Test: Measuring Blood Gases

Measuring the levels of oxygen and carbon dioxide in the blood helps in the diagnosis and monitoring of many lung disorders. To measure these gases, a blood sample is taken from an artery, usually in the wrist. This test also measures blood acidity (pH), which may be abnormal in conditions such as diabetes mellitus and in some forms of poisoning. Oxygen levels in the blood can also be measured continuously using a pulse oximeter, which detects changes in the amount of light that blood absorbs.

Taking blood

To obtain a blood sample, the skin is cleaned and a local anaesthetic may be given before the blood is withdrawn from an artery with a needle and syringe. The procedure may be uncomfortable, but it is quick. Pressure must be applied for a few minutes afterwards to prevent bleeding.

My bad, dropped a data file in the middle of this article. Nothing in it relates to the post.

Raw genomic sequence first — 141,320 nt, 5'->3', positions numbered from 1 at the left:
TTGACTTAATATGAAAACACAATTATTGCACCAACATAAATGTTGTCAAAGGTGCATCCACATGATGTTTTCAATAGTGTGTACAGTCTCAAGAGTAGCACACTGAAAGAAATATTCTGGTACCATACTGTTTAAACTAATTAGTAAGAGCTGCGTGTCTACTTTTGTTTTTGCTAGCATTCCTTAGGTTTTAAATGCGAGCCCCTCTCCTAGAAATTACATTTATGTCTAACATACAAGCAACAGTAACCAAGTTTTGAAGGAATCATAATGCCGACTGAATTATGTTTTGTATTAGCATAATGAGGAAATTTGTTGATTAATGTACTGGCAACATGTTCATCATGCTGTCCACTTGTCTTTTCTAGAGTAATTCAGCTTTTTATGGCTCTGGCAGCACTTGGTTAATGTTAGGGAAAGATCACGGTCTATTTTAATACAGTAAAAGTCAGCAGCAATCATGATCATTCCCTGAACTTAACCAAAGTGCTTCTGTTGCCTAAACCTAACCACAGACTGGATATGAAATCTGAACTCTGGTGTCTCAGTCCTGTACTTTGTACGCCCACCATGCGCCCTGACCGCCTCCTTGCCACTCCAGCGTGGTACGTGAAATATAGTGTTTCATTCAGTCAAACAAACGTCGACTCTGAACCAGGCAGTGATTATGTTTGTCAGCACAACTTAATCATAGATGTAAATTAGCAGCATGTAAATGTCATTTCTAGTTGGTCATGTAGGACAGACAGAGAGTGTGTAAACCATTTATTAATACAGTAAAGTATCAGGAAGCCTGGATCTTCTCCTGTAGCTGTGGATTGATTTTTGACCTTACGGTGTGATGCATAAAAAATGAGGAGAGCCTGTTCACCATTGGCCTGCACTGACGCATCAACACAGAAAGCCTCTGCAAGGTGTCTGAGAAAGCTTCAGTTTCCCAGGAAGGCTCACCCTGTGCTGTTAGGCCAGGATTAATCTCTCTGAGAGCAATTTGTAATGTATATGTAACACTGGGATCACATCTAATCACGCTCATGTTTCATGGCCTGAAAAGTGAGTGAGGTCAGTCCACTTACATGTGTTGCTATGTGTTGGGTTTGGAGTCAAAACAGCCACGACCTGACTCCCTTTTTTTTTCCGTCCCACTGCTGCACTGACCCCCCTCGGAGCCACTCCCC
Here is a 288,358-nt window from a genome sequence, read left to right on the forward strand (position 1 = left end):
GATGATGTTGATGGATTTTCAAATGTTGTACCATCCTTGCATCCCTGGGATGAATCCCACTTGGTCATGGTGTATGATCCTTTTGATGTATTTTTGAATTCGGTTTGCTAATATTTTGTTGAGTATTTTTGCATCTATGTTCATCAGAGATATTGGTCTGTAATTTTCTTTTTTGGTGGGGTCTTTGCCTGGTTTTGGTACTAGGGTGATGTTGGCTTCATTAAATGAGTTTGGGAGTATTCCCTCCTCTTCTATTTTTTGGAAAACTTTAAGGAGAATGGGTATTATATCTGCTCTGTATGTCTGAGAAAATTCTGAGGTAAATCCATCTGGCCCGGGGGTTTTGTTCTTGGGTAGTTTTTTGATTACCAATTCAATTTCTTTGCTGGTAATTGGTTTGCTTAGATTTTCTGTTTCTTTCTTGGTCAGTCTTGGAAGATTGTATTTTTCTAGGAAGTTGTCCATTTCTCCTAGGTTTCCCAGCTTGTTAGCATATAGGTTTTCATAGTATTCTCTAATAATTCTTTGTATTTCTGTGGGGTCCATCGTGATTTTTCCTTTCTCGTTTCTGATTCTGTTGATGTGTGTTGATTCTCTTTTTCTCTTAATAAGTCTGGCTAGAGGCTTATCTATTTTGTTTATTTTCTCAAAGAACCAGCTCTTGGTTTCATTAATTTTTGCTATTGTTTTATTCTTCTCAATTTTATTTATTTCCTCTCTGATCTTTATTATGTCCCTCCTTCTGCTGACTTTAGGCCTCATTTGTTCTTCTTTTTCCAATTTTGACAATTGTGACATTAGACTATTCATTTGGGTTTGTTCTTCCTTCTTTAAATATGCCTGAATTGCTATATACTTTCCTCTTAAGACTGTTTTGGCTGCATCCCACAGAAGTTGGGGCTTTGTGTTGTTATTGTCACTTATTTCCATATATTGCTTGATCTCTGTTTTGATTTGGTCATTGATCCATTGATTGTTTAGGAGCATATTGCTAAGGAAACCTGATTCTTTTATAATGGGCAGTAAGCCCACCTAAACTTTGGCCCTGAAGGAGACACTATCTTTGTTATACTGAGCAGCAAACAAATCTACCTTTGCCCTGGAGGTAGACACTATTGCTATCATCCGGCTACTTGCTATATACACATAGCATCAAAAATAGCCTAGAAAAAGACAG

Pulse oximeter

A machine called a pulse oximeter shines a light through the soft tissues of the finger or earlobe to measure oxygen levels in the blood painlessly.

From the 2010 revision of the Complete Home Medical Guide © Dorling Kindersley Limited.

The subjects, conditions and treatments covered in this encyclopaedia are for information only and may not be covered by your insurance product should you make a claim.

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